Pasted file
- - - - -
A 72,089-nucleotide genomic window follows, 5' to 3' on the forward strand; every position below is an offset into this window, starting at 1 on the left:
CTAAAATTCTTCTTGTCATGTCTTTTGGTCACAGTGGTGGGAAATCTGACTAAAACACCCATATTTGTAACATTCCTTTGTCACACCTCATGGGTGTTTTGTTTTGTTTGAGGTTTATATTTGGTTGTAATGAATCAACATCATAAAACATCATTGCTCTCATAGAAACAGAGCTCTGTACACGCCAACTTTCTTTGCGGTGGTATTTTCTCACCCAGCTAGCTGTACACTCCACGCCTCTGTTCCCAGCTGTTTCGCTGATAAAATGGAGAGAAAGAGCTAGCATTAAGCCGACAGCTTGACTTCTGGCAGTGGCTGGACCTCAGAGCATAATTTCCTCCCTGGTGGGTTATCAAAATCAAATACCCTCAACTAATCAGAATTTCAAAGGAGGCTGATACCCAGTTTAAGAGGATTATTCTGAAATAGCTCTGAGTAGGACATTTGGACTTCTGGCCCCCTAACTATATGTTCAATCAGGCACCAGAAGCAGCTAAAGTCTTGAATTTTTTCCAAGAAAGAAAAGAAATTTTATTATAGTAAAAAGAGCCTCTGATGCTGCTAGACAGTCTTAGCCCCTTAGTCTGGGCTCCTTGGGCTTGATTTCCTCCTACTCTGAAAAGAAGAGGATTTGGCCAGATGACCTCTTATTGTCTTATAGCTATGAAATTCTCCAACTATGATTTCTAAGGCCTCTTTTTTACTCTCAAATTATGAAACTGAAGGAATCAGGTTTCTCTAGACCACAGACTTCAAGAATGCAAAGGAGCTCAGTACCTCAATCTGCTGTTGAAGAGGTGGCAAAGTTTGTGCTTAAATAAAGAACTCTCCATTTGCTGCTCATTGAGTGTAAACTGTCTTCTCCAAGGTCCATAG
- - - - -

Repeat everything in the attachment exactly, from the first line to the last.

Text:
A 72,089-nucleotide genomic window follows, 5' to 3' on the forward strand; every position below is an offset into this window, starting at 1 on the left:
CTAAAATTCTTCTTGTCATGTCTTTTGGTCACAGTGGTGGGAAATCTGACTAAAACACCCATATTTGTAACATTCCTTTGTCACACCTCATGGGTGTTTTGTTTTGTTTGAGGTTTATATTTGGTTGTAATGAATCAACATCATAAAACATCATTGCTCTCATAGAAACAGAGCTCTGTACACGCCAACTTTCTTTGCGGTGGTATTTTCTCACCCAGCTAGCTGTACACTCCACGCCTCTGTTCCCAGCTGTTTCGCTGATAAAATGGAGAGAAAGAGCTAGCATTAAGCCGACAGCTTGACTTCTGGCAGTGGCTGGACCTCAGAGCATAATTTCCTCCCTGGTGGGTTATCAAAATCAAATACCCTCAACTAATCAGAATTTCAAAGGAGGCTGATACCCAGTTTAAGAGGATTATTCTGAAATAGCTCTGAGTAGGACATTTGGACTTCTGGCCCCCTAACTATATGTTCAATCAGGCACCAGAAGCAGCTAAAGTCTTGAATTTTTTCCAAGAAAGAAAAGAAATTTTATTATAGTAAAAAGAGCCTCTGATGCTGCTAGACAGTCTTAGCCCCTTAGTCTGGGCTCCTTGGGCTTGATTTCCTCCTACTCTGAAAAGAAGAGGATTTGGCCAGATGACCTCTTATTGTCTTATAGCTATGAAATTCTCCAACTATGATTTCTAAGGCCTCTTTTTTACTCTCAAATTATGAAACTGAAGGAATCAGGTTTCTCTAGACCACAGACTTCAAGAATGCAAAGGAGCTCAGTACCTCAATCTGCTGTTGAAGAGGTGGCAAAGTTTGTGCTTAAATAAAGAACTCTCCATTTGCTGCTCATTGAGTGTAAACTGTCTTCTCCAAGGTCCATAG